Publication Date: Friday Sep 24, 1999
The world according to CassidyPalo Altan Denise Balthrop Cassidy stars in the cabaret 'And the World Goes Round' in San Francisco
by Karen O'Leary
Piaf's is a restaurant and cabaret in San Francisco named after the famous French singer, Edith Piaf, who generated nostalgia, sweet longing and steam in European cabarets during the '30s and '40s. It's a fitting setting for Palo Alto's own Denise Balthrop Cassidy who generates her own fair share of heat.
The cabaret achieves the rich, nostalgic atmosphere of its namesake with legendary as well as rising talent. Sipping martinis in the magically lighted bistro sends the soul soaring to the tune of "La Vie En Rose."
Cassidy is currently performing in Piaf's dinner show featuring the Kander and Ebb musical review, "And the World Goes Round," along with world-renown cabaret singer Ruth Hastings and Los Altos-based Molly Bell. The music performed by Hastings, Bell, Cassidy, Alec Duffy and Jerry Skagerberg are from such Kander and Ebb musicals as "New York, New York," "Chicago" and "Cabaret."
An experienced actress, the cabaret scene is new for Cassidy. Without the usual ramp-up time normally allotted to the novice, she's delved into two new arenas this year: cabaret singing and theater directing.
Her directing debut in early September was a performance of Richard Ford's short story "The Communist" at the Herbst Theatre in San Francisco. The Pulitzer Prize-winning author actually attended the performance and was impressed with the fledgling director.
"It was the closest thing to real triumph that I've ever experienced," Cassidy said.
Earlier this summer, Cassidy performed at San Francisco's Eureka Theatre in Carl Djerassi's play, "Immaculate Misconception." The review by Steve Winn in the San Francisco Chronicle reported she was "serious and focused." Djerassi and the director were so pleased by her performance in his inaugural play that they cast her again in excerpts of the play that will be performed at Stanford University Oct. 18 as part of a medical humanities program.
Cassidy plays 37-year-old biologist Dr. Melanie Laidlaw, whose ambition was to usher in a new procedure for injecting human sperm directly into the egg. Inventor of the pill, scientist-turned-playwright Carl Djerassi of Stanford wrote the play to depict the complex issues surrounding fertility in the '90s. (For more information about the special program at Stanford's Lane History Building, room 307, in October, see www.stanford.edu/dept/HPS/MedHum or call (415) 331-9936.)
Cassidy's acting experience includes performances in the Pulitzer Prize-winning play, "How I Learned to Drive," and a world tour in performances as Viola in Shakespeare's "Twelfth Night" and Stella in Tennessee Williams' "A Streetcar Named Desire."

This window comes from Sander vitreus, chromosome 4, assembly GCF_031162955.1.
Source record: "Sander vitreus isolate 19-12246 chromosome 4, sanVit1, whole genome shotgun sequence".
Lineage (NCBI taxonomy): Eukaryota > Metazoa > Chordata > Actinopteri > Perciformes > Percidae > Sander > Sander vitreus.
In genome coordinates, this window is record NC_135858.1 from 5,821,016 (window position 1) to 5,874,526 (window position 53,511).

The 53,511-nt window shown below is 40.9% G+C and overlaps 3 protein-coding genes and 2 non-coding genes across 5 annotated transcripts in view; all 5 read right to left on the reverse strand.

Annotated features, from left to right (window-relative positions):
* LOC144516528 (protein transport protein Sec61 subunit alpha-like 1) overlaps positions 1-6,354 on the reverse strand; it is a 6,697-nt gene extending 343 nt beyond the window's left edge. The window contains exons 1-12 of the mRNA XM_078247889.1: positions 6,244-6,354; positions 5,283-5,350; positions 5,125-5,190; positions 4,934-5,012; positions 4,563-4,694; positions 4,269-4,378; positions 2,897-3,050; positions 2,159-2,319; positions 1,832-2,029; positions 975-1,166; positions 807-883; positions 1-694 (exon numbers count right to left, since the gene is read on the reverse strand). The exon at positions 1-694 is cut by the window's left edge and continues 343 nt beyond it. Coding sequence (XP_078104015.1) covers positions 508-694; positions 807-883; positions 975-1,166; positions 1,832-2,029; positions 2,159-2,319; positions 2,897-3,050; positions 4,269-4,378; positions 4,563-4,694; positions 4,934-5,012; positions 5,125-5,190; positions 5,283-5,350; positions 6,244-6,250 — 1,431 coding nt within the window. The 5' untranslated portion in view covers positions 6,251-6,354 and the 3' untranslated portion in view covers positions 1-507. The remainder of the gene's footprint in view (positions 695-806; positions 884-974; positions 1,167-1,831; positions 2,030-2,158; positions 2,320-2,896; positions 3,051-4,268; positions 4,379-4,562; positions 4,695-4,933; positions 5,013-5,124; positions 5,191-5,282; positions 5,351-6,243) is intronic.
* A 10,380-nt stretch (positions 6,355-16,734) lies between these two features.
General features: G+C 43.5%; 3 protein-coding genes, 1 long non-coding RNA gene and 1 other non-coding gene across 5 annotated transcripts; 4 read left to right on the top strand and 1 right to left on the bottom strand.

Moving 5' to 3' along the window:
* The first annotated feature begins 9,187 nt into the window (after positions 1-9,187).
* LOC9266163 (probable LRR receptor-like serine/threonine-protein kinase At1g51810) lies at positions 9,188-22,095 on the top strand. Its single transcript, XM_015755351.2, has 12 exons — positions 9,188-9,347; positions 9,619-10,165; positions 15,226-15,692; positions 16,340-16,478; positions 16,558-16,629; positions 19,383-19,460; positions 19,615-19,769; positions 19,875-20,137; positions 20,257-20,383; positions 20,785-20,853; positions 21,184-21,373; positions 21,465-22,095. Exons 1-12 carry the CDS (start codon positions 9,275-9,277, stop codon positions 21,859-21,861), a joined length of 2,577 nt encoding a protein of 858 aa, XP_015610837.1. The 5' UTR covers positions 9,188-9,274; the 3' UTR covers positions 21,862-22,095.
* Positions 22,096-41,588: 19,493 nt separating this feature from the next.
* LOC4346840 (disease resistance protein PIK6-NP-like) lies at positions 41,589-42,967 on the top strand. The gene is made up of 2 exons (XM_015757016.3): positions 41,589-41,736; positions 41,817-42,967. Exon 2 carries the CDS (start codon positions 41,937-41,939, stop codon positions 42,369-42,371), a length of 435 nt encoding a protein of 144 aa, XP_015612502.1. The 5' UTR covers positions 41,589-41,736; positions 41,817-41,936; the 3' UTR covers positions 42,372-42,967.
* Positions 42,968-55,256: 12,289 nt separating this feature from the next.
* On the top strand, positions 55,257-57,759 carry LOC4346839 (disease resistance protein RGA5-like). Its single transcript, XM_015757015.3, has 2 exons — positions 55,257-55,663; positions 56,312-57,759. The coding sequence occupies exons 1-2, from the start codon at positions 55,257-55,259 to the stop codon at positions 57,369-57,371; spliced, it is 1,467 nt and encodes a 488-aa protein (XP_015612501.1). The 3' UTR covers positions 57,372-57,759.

The last born in a steady succession of 10 children, Cassidy originally intended to study anthropology at Duke University. However, she found another calling after entering the American College Theatre Festival.
"I found my tribe," she said.
After completing a bachelor's degree in comparative area studies, she received her master's degree in drama from Catholic University in Washington, D.C. One of her first gigs right out of graduate school was at the Kennedy Center, where she played a hairdresser in "Sheer Madness." After teaching and performing as a guest artist at Cornell University, Cassidy headed for the bright lights and big city.
In Manhattan, she performed in an Off-Broadway production of "Silence of the Lambs." During a short stint when she wasn't acting, she served as a stand-in for Judy Davis in a Woody Allen film and, following that, had a bit part in Spike Lee's "Malcolm X"--bit as in itsy-bitsy, she hastily points out. One of her most memorable roles in New York turned out to be as Jerry Brown's campaign assistant during the 1992 campaign, before relocating to Palo Alto in 1993.
Appearing as the mother in Paula Vogel's How I Learned to Drive" at the Berkeley Repertory was one of her first formative experiences on the West Coast.
A respite from the madness of the theater, Cassidy finds solace and sanity with husband Barney Cassidy, her biggest fan and astute coach and critic.
Denise Balthrop Cassidy stars in "And The World Goes Round" through Oct. 9 at Piaf's, 1686 Market St., San Francisco. For more information, call (415) 864-3700.